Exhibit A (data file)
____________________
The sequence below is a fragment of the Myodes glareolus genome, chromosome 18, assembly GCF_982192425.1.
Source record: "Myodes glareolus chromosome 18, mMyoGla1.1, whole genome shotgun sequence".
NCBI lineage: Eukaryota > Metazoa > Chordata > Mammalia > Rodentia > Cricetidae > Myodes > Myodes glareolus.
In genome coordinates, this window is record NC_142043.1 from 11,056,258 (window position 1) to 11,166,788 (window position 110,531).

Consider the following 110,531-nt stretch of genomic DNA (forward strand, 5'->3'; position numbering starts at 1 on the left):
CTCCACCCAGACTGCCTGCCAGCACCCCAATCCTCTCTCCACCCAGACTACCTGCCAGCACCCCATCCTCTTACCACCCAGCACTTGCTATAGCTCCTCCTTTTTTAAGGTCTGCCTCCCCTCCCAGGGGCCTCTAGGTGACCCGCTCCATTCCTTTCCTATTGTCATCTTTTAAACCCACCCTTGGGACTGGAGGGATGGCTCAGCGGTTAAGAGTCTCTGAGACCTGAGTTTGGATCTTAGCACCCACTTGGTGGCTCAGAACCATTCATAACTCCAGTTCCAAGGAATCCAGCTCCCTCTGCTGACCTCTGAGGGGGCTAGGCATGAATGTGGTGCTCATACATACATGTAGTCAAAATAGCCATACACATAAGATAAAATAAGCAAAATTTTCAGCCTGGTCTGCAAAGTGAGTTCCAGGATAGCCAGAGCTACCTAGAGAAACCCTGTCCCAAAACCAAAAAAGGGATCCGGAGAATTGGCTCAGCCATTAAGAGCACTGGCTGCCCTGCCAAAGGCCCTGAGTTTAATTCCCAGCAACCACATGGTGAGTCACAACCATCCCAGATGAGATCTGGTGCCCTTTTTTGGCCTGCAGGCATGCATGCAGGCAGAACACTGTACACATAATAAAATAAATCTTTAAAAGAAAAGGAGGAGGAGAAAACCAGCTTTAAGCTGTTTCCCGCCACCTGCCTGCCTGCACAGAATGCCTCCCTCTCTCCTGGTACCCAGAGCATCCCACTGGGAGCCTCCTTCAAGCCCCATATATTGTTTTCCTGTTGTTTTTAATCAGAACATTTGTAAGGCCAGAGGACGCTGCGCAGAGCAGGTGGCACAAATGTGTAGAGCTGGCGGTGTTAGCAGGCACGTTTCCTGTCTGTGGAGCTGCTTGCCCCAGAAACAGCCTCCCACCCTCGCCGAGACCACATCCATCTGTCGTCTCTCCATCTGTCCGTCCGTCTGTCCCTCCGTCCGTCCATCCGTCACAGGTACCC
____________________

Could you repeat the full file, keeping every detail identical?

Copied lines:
The sequence below is a fragment of the Myodes glareolus genome, chromosome 18, assembly GCF_982192425.1.
Source record: "Myodes glareolus chromosome 18, mMyoGla1.1, whole genome shotgun sequence".
NCBI lineage: Eukaryota > Metazoa > Chordata > Mammalia > Rodentia > Cricetidae > Myodes > Myodes glareolus.
In genome coordinates, this window is record NC_142043.1 from 11,056,258 (window position 1) to 11,166,788 (window position 110,531).

Consider the following 110,531-nt stretch of genomic DNA (forward strand, 5'->3'; position numbering starts at 1 on the left):
CTCCACCCAGACTGCCTGCCAGCACCCCAATCCTCTCTCCACCCAGACTACCTGCCAGCACCCCATCCTCTTACCACCCAGCACTTGCTATAGCTCCTCCTTTTTTAAGGTCTGCCTCCCCTCCCAGGGGCCTCTAGGTGACCCGCTCCATTCCTTTCCTATTGTCATCTTTTAAACCCACCCTTGGGACTGGAGGGATGGCTCAGCGGTTAAGAGTCTCTGAGACCTGAGTTTGGATCTTAGCACCCACTTGGTGGCTCAGAACCATTCATAACTCCAGTTCCAAGGAATCCAGCTCCCTCTGCTGACCTCTGAGGGGGCTAGGCATGAATGTGGTGCTCATACATACATGTAGTCAAAATAGCCATACACATAAGATAAAATAAGCAAAATTTTCAGCCTGGTCTGCAAAGTGAGTTCCAGGATAGCCAGAGCTACCTAGAGAAACCCTGTCCCAAAACCAAAAAAGGGATCCGGAGAATTGGCTCAGCCATTAAGAGCACTGGCTGCCCTGCCAAAGGCCCTGAGTTTAATTCCCAGCAACCACATGGTGAGTCACAACCATCCCAGATGAGATCTGGTGCCCTTTTTTGGCCTGCAGGCATGCATGCAGGCAGAACACTGTACACATAATAAAATAAATCTTTAAAAGAAAAGGAGGAGGAGAAAACCAGCTTTAAGCTGTTTCCCGCCACCTGCCTGCCTGCACAGAATGCCTCCCTCTCTCCTGGTACCCAGAGCATCCCACTGGGAGCCTCCTTCAAGCCCCATATATTGTTTTCCTGTTGTTTTTAATCAGAACATTTGTAAGGCCAGAGGACGCTGCGCAGAGCAGGTGGCACAAATGTGTAGAGCTGGCGGTGTTAGCAGGCACGTTTCCTGTCTGTGGAGCTGCTTGCCCCAGAAACAGCCTCCCACCCTCGCCGAGACCACATCCATCTGTCGTCTCTCCATCTGTCCGTCCGTCTGTCCCTCCGTCCGTCCATCCGTCACAGGTACCC